On December 5, 2005, Seigenthaler and Wales appeared jointly on CNN to discuss the matter. On December 6, 2005, the two Were Interviewed one National Public Radio ‘s Talk of the Nation program radio. Wales is a non-profit organization that has been involved in the development and implementation of a number of international agreements.
In the CNN interview, Seigenthaler also raised the specter of increased government regulation of the Web:
Can I just say where I’m worried about this leading. Next year we go into an election year. Every politician is going to find himself or herself subjected to the same sort of outrageous commentary that hits others. I’m afraid we’re going to get regulated as a result of that. And I tell you, I think if you can not fix it, both fix the history as well as the biography pages, I think it’s going to be in real trouble, and we’re going to be fighting to keep the government From regulating you.
In the December 6 joint NPR interview, Seigenthaler said that he did not want to have anything to do with Wikipedia because he disapproved of its basic assumptions. In an article Seigenthaler wrote for USA Today in late 2005, he said, “I am interested in letting people know that Wikipedia is a flawed and irresponsible research tool.”  He also pointed out that the false information had been online for over four months before he was aware of it, and that he had not been able to edit the article to correct it. After speaking with Wikipedia co-founder, Jimmy Wales, Seigenthaler said: “My ‘biography’ was posted May 26. On May 29, one of Wales ‘volunteers’ edited ‘it by correcting the misspelling of the word’ early.
On December 9, Seigenthaler Appeared is C-SPAN ‘s Washington Journal with Brian Lamb hosting. He Said He Was Concerned That Other pranksters Would try to spoof members of Congress or other Powerful figures in government, qui May Then prompt a backlash and turn back First Amendment rights on the Web.
In the June 2007 issue of Reason magazine, Seigenthaler also expressed concern about the lack of transparency underlined by Wales’ removal of the hoax pages from the article’s history page. He has also stated that many of the comments left by users in the edit summaries are things he would not want his nine-year-old grandson to see. 
Wikimedia Foundation reaction
In an interview with BusinessWeek on December 13, 2005, Wales discussed the reasons for the hoax had gone undetected and steps were taken to address them.  Wikipedia is a free and easy-to-use browser that allows users to view, edit, and edit web pages.
Wikipedia article about the author of this article: http://www.free-press-release.com/index.php?lang=en On subjects than most online sources. He stated that Wikipedia was a “work in progress”. 
A variety of changes were also made to Wikipedia ‘s software and working practices, to address some of the issues arising. A new policy, ‘ biographies of living persons ‘, was created on December 17, 2005; Editorial restrictions, including reference requirements, were introduced to the creation of new Wikipedia articles; And new tracking categories for the biographies of living people were implemented.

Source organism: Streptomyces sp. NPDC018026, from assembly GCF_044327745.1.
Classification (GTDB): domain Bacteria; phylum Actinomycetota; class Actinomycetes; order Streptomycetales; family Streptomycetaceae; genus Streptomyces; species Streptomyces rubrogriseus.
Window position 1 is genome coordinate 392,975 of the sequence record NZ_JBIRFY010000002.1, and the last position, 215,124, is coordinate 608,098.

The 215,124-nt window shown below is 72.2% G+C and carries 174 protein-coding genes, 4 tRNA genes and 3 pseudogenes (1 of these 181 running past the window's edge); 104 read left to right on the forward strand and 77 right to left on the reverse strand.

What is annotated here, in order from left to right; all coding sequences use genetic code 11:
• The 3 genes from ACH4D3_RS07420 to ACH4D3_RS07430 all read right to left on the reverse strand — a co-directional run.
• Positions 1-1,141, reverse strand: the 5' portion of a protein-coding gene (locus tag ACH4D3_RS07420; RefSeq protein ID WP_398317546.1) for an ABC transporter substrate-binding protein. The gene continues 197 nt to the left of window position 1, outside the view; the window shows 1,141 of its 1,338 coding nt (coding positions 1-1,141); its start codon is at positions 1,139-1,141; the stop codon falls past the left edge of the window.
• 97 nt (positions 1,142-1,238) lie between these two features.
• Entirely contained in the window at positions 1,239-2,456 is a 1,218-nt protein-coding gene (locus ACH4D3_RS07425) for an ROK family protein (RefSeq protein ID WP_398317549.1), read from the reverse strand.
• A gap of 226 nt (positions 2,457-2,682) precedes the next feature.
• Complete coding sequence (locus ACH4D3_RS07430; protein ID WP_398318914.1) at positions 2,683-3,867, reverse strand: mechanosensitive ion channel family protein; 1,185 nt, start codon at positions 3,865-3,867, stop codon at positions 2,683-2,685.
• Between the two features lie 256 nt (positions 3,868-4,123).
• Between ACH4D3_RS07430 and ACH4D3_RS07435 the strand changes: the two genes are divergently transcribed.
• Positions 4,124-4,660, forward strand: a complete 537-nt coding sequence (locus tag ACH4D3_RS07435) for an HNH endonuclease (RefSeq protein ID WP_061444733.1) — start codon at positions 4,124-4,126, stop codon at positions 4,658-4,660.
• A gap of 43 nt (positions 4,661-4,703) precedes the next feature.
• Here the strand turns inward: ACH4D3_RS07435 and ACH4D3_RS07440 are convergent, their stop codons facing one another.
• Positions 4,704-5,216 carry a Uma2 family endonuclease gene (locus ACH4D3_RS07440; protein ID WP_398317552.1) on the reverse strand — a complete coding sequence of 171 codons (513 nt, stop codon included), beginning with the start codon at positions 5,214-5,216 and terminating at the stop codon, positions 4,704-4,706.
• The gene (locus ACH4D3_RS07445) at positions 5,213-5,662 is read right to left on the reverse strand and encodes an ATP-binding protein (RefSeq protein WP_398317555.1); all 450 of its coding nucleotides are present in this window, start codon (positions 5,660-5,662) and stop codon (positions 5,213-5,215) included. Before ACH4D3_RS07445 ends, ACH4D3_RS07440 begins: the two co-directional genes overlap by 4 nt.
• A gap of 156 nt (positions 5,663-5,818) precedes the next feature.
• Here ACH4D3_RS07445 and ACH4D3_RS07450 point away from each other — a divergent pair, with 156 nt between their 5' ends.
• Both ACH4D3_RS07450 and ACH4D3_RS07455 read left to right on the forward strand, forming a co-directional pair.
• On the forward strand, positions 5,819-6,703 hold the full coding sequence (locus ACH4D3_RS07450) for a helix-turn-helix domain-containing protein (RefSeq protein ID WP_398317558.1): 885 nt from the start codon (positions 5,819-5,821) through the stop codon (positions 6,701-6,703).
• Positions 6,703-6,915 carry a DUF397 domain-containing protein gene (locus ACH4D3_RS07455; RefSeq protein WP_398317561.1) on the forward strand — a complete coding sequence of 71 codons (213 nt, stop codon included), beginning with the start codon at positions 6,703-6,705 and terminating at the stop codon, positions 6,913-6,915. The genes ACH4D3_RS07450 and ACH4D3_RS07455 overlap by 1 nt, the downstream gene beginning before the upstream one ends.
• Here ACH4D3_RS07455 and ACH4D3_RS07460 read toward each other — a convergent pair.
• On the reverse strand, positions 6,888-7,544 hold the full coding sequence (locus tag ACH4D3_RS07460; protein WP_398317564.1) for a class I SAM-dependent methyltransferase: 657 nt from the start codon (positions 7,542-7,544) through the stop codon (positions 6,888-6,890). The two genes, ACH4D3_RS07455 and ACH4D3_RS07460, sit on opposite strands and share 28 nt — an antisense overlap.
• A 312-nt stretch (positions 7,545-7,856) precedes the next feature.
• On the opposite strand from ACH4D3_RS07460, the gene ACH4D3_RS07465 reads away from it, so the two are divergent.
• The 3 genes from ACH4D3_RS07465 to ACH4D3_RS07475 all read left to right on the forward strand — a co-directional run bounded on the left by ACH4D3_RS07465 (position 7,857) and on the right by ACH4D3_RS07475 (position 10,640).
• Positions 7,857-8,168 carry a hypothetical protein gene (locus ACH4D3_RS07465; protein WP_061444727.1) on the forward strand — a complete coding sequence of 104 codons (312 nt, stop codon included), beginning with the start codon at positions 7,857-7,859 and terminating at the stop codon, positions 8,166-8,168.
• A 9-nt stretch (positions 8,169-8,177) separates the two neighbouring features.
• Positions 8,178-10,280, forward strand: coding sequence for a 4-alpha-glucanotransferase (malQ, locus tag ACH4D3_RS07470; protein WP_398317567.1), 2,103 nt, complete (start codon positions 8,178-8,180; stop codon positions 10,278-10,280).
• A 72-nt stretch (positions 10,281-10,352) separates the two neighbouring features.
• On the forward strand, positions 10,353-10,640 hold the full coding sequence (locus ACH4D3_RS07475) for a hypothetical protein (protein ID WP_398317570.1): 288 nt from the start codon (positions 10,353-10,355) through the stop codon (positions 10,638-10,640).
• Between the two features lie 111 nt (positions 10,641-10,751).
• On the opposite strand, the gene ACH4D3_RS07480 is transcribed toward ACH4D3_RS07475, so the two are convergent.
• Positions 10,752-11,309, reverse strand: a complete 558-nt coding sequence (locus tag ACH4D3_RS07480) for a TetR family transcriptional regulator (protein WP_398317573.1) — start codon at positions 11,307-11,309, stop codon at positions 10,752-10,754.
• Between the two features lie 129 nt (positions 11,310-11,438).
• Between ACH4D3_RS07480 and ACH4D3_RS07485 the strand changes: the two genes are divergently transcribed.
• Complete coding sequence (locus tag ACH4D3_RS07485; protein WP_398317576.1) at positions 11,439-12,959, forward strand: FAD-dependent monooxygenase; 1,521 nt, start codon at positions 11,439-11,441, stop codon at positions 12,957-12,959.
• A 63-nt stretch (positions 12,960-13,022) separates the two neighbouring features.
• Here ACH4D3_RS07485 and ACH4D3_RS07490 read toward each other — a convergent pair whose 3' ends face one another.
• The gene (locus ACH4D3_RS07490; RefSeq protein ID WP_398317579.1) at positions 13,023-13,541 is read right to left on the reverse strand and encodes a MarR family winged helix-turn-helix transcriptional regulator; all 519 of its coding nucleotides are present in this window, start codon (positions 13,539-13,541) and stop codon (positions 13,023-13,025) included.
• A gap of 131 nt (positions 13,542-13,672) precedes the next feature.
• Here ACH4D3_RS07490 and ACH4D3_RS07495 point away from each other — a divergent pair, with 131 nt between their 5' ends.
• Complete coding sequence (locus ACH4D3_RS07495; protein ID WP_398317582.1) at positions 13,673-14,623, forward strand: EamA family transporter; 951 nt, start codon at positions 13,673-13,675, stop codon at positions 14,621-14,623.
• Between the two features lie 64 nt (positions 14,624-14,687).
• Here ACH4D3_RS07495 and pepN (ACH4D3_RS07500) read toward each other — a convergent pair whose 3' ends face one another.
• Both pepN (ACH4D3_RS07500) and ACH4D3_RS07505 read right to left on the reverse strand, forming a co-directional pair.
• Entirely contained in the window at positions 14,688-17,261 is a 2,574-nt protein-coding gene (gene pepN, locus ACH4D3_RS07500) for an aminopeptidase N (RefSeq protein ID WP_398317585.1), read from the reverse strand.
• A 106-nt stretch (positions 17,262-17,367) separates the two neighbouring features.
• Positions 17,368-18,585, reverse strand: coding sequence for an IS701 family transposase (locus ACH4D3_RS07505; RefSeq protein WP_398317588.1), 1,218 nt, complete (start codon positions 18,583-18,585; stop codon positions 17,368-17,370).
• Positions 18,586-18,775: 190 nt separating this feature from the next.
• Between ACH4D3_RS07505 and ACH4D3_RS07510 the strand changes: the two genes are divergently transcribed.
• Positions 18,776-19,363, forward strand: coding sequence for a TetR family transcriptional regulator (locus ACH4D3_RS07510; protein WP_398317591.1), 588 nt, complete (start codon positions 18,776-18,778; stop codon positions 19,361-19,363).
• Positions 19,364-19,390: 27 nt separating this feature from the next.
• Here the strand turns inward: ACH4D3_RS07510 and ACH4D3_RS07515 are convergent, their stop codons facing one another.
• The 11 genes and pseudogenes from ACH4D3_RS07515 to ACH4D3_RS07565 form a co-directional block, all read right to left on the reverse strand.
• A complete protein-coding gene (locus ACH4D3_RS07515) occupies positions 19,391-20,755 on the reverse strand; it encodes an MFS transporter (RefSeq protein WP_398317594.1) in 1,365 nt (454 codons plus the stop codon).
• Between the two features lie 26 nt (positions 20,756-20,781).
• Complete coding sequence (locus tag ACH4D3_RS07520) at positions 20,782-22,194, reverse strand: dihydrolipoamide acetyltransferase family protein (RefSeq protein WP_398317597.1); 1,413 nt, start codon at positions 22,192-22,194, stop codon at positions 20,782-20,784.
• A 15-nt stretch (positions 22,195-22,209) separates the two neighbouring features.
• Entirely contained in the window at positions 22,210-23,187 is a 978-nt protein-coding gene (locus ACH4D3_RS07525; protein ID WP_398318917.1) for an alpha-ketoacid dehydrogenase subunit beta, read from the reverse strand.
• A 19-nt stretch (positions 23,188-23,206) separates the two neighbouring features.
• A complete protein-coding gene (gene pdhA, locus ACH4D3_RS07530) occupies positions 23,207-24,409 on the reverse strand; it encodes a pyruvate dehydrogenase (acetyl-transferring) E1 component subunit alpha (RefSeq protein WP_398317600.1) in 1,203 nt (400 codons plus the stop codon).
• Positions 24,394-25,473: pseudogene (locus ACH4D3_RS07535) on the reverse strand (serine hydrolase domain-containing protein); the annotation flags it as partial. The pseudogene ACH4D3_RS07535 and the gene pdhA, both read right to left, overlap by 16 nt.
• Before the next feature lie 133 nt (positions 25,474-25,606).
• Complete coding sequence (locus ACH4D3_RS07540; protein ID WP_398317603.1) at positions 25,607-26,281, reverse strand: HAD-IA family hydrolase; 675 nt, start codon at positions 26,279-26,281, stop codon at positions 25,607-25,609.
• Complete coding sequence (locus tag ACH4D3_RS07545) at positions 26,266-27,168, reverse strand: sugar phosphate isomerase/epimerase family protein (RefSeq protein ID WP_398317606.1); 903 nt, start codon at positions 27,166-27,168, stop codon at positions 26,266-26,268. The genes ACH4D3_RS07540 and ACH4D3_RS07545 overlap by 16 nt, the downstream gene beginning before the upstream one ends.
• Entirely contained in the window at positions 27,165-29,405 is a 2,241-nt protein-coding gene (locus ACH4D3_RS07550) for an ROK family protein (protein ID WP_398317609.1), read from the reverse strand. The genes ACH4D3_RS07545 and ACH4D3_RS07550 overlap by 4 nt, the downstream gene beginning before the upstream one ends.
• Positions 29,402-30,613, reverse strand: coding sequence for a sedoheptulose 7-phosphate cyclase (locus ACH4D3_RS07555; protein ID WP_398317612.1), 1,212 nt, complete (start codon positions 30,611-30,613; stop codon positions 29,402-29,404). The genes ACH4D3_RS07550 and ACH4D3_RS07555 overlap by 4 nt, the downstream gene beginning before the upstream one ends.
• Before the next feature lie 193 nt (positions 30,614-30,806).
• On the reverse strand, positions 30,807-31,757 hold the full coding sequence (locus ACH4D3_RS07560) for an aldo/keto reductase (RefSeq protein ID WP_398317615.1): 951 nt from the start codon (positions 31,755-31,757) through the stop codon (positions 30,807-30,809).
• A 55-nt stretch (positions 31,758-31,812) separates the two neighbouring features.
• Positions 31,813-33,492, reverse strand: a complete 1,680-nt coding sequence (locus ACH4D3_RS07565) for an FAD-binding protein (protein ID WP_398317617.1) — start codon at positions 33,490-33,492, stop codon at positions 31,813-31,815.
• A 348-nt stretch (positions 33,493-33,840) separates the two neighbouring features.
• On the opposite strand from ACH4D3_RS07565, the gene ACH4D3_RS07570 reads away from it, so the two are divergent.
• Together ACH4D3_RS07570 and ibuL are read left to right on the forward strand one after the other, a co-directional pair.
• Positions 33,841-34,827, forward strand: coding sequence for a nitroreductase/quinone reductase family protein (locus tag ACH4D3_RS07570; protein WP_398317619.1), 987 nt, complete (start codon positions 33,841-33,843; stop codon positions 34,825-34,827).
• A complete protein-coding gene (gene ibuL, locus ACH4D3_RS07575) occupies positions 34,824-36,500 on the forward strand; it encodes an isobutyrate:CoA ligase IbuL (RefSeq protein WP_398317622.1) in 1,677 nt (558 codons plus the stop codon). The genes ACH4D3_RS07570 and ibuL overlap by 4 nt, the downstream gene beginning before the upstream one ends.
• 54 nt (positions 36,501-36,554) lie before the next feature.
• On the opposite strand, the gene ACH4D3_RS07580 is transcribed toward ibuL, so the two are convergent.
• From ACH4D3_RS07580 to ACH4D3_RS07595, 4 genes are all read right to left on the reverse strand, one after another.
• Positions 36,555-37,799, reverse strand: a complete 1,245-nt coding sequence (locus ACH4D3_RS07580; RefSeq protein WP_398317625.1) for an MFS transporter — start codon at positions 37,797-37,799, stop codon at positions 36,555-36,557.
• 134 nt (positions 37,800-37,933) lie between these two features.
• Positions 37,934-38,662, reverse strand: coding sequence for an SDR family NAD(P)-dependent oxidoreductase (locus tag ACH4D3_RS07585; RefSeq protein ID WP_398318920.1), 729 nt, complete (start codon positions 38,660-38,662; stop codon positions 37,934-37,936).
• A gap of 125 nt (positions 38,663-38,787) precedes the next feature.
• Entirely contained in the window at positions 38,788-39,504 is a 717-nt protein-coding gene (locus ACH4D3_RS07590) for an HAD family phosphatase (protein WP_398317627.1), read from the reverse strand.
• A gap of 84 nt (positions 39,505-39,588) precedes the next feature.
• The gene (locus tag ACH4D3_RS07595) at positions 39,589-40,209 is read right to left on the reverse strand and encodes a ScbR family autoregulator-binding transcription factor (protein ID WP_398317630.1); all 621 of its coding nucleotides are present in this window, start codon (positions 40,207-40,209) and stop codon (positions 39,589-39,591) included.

The Foundation added a new level of “oversight” features to the MediaWiki software,  accessible as of May 16, 2012 to around 37 experienced editors and Wikimedia staff members nominated by either Wales or the Arbitration Committee . This Oversight Editors (Oversight Editors), which then became unable to be viewed by anyone except developers via manual intervention, though the feature was later changed so that other Oversighters could view these revisions to monitor the Tool’s use. Sometimes the procedures are standardized by the ‘Office actions’ policy which states: “Sometimes the Wikimedia Foundation has to delete, (S) to protect the environment. These edits are a temporary measure to prevent a personal injury and should not be undone by any user. ” 
In reaction to the controversy, The New York Times business editor Larry Ingrassia sent out a memo à son Entire staff commenting on the reliability of Wikipedia and writing, “We shoulds not be using it to check Any Information That goes into the newspaper.”  Several other publications commented on the incident, often criticizing Wikipedia and its open editing model as unreliable, citing the Seigenthaler incident as evidence.
|Wikinews: Wikipedia, the free encyclopedia|
The scientific journal Nature conducted a study comparing the accuracy of Wikipedia and the Encyclopædia Britannica in 42 hard sciences related articles in December 2005. The Wikipedia articles were found to contain four serious errors and 162 factual errors, omissions or misleading statements, while the Encyclopædia Britannica also contained four serious errors and 123 factual errors, omissions or misleading statements.  Referring to the Seigenthaler incident and several other controversies, the authors wrote that the study “suggests that such high-profile examples are the exception rather than the rule.”
- Bertrand Meyer § Wikipedia hoax
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- Jump up^ Restricted editing Wikipedia SignpostDecember 2005
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- Jump up^ “The New York Times Business editor Larry Ingrassia’s memo” Wiki-whatdia? ” ” . December 7, 2005. Archived from the original on March 8, 2006.
- Jump up^ Giles, Jim (December 15, 2005). “Special Report: Internet encyclopaedias go head to head” . Nature . 438 (7070): 900-901. Bibcode : 2005Natur.438..900G . PMID 16355180 . Doi :10.1038 / 438900a . Retrieved October 27, 2013 .